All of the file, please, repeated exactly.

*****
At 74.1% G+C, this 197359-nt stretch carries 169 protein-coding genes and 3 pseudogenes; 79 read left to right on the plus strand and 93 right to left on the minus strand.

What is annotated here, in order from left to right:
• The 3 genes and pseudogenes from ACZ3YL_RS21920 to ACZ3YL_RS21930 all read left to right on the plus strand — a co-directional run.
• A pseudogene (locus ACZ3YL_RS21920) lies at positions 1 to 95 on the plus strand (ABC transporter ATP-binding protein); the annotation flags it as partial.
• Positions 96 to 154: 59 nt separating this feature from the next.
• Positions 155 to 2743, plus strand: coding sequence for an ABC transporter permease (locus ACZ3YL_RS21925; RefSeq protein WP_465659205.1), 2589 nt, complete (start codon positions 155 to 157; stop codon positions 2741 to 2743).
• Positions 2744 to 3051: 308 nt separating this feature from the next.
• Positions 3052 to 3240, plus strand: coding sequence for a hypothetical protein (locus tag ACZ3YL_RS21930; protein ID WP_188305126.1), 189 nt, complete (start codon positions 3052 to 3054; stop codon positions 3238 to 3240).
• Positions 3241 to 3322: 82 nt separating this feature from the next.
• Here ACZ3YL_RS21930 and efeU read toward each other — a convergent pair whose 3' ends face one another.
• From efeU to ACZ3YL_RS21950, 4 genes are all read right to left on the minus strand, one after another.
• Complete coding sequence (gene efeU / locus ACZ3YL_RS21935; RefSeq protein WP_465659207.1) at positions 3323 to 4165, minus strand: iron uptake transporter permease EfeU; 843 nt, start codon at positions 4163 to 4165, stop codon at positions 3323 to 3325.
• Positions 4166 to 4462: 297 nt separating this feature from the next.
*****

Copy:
At 74.1% G+C, this 197359-nt stretch carries 169 protein-coding genes and 3 pseudogenes; 79 read left to right on the plus strand and 93 right to left on the minus strand.

What is annotated here, in order from left to right:
• The 3 genes and pseudogenes from ACZ3YL_RS21920 to ACZ3YL_RS21930 all read left to right on the plus strand — a co-directional run.
• A pseudogene (locus ACZ3YL_RS21920) lies at positions 1 to 95 on the plus strand (ABC transporter ATP-binding protein); the annotation flags it as partial.
• Positions 96 to 154: 59 nt separating this feature from the next.
• Positions 155 to 2743, plus strand: coding sequence for an ABC transporter permease (locus ACZ3YL_RS21925; RefSeq protein WP_465659205.1), 2589 nt, complete (start codon positions 155 to 157; stop codon positions 2741 to 2743).
• Positions 2744 to 3051: 308 nt separating this feature from the next.
• Positions 3052 to 3240, plus strand: coding sequence for a hypothetical protein (locus tag ACZ3YL_RS21930; protein ID WP_188305126.1), 189 nt, complete (start codon positions 3052 to 3054; stop codon positions 3238 to 3240).
• Positions 3241 to 3322: 82 nt separating this feature from the next.
• Here ACZ3YL_RS21930 and efeU read toward each other — a convergent pair whose 3' ends face one another.
• From efeU to ACZ3YL_RS21950, 4 genes are all read right to left on the minus strand, one after another.
• Complete coding sequence (gene efeU / locus ACZ3YL_RS21935; RefSeq protein WP_465659207.1) at positions 3323 to 4165, minus strand: iron uptake transporter permease EfeU; 843 nt, start codon at positions 4163 to 4165, stop codon at positions 3323 to 3325.
• Positions 4166 to 4462: 297 nt separating this feature from the next.